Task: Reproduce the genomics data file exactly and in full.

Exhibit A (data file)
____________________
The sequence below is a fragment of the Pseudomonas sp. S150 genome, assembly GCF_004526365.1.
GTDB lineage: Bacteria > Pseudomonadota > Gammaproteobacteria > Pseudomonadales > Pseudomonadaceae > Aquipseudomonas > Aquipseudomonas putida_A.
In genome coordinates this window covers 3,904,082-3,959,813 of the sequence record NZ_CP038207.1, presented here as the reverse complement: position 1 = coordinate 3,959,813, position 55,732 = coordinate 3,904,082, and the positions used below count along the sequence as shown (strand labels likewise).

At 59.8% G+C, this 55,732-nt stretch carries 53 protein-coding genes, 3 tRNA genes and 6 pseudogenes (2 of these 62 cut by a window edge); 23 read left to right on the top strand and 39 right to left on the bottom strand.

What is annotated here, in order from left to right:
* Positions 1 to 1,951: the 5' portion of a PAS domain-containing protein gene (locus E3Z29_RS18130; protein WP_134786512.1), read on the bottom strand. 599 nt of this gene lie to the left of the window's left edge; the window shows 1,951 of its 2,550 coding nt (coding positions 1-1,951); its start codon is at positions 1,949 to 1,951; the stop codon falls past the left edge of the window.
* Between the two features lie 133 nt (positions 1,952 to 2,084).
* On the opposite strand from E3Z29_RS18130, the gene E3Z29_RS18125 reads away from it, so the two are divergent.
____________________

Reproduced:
The sequence below is a fragment of the Pseudomonas sp. S150 genome, assembly GCF_004526365.1.
GTDB lineage: Bacteria > Pseudomonadota > Gammaproteobacteria > Pseudomonadales > Pseudomonadaceae > Aquipseudomonas > Aquipseudomonas putida_A.
In genome coordinates this window covers 3,904,082-3,959,813 of the sequence record NZ_CP038207.1, presented here as the reverse complement: position 1 = coordinate 3,959,813, position 55,732 = coordinate 3,904,082, and the positions used below count along the sequence as shown (strand labels likewise).

At 59.8% G+C, this 55,732-nt stretch carries 53 protein-coding genes, 3 tRNA genes and 6 pseudogenes (2 of these 62 cut by a window edge); 23 read left to right on the top strand and 39 right to left on the bottom strand.

What is annotated here, in order from left to right:
* Positions 1 to 1,951: the 5' portion of a PAS domain-containing protein gene (locus E3Z29_RS18130; protein WP_134786512.1), read on the bottom strand. 599 nt of this gene lie to the left of the window's left edge; the window shows 1,951 of its 2,550 coding nt (coding positions 1-1,951); its start codon is at positions 1,949 to 1,951; the stop codon falls past the left edge of the window.
* Between the two features lie 133 nt (positions 1,952 to 2,084).
* On the opposite strand from E3Z29_RS18130, the gene E3Z29_RS18125 reads away from it, so the two are divergent.